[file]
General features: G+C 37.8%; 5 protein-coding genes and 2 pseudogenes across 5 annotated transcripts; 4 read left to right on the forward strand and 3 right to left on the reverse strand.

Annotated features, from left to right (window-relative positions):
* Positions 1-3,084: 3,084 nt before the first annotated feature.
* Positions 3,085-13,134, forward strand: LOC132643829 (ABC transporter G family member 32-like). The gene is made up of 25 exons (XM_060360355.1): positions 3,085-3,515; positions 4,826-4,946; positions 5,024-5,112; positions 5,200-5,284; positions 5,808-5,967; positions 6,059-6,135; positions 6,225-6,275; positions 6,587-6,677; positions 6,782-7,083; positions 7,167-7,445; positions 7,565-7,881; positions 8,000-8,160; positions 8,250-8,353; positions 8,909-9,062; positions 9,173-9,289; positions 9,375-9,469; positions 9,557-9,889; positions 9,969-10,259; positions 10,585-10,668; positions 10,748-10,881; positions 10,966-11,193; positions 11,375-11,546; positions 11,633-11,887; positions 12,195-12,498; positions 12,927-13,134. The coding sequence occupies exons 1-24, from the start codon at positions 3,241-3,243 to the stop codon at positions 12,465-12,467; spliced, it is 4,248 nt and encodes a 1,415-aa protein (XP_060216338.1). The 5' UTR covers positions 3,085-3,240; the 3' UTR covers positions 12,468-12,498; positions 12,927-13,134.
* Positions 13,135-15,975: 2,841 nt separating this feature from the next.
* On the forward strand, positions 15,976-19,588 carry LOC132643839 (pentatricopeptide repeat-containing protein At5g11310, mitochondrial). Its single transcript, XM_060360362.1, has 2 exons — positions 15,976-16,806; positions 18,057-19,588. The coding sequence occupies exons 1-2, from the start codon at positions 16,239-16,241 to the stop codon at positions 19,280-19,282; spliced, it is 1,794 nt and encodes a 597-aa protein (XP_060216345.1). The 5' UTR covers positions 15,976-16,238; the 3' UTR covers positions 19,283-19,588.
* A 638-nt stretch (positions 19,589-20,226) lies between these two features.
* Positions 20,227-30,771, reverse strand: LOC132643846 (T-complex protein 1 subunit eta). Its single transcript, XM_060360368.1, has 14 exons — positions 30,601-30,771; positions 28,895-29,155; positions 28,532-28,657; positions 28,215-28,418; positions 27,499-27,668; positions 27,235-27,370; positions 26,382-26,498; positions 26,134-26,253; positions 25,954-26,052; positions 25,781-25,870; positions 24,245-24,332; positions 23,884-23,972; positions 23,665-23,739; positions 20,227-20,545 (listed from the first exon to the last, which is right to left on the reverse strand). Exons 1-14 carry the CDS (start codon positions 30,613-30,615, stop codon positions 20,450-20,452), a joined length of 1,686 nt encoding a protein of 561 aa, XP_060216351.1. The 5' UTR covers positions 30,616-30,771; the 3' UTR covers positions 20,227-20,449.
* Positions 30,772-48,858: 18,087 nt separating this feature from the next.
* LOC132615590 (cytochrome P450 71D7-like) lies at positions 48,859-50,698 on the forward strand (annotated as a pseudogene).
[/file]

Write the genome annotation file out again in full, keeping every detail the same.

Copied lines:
General features: G+C 37.8%; 5 protein-coding genes and 2 pseudogenes across 5 annotated transcripts; 4 read left to right on the forward strand and 3 right to left on the reverse strand.

Annotated features, from left to right (window-relative positions):
* Positions 1-3,084: 3,084 nt before the first annotated feature.
* Positions 3,085-13,134, forward strand: LOC132643829 (ABC transporter G family member 32-like). The gene is made up of 25 exons (XM_060360355.1): positions 3,085-3,515; positions 4,826-4,946; positions 5,024-5,112; positions 5,200-5,284; positions 5,808-5,967; positions 6,059-6,135; positions 6,225-6,275; positions 6,587-6,677; positions 6,782-7,083; positions 7,167-7,445; positions 7,565-7,881; positions 8,000-8,160; positions 8,250-8,353; positions 8,909-9,062; positions 9,173-9,289; positions 9,375-9,469; positions 9,557-9,889; positions 9,969-10,259; positions 10,585-10,668; positions 10,748-10,881; positions 10,966-11,193; positions 11,375-11,546; positions 11,633-11,887; positions 12,195-12,498; positions 12,927-13,134. The coding sequence occupies exons 1-24, from the start codon at positions 3,241-3,243 to the stop codon at positions 12,465-12,467; spliced, it is 4,248 nt and encodes a 1,415-aa protein (XP_060216338.1). The 5' UTR covers positions 3,085-3,240; the 3' UTR covers positions 12,468-12,498; positions 12,927-13,134.
* Positions 13,135-15,975: 2,841 nt separating this feature from the next.
* On the forward strand, positions 15,976-19,588 carry LOC132643839 (pentatricopeptide repeat-containing protein At5g11310, mitochondrial). Its single transcript, XM_060360362.1, has 2 exons — positions 15,976-16,806; positions 18,057-19,588. The coding sequence occupies exons 1-2, from the start codon at positions 16,239-16,241 to the stop codon at positions 19,280-19,282; spliced, it is 1,794 nt and encodes a 597-aa protein (XP_060216345.1). The 5' UTR covers positions 15,976-16,238; the 3' UTR covers positions 19,283-19,588.
* A 638-nt stretch (positions 19,589-20,226) lies between these two features.
* Positions 20,227-30,771, reverse strand: LOC132643846 (T-complex protein 1 subunit eta). Its single transcript, XM_060360368.1, has 14 exons — positions 30,601-30,771; positions 28,895-29,155; positions 28,532-28,657; positions 28,215-28,418; positions 27,499-27,668; positions 27,235-27,370; positions 26,382-26,498; positions 26,134-26,253; positions 25,954-26,052; positions 25,781-25,870; positions 24,245-24,332; positions 23,884-23,972; positions 23,665-23,739; positions 20,227-20,545 (listed from the first exon to the last, which is right to left on the reverse strand). Exons 1-14 carry the CDS (start codon positions 30,613-30,615, stop codon positions 20,450-20,452), a joined length of 1,686 nt encoding a protein of 561 aa, XP_060216351.1. The 5' UTR covers positions 30,616-30,771; the 3' UTR covers positions 20,227-20,449.
* Positions 30,772-48,858: 18,087 nt separating this feature from the next.
* LOC132615590 (cytochrome P450 71D7-like) lies at positions 48,859-50,698 on the forward strand (annotated as a pseudogene).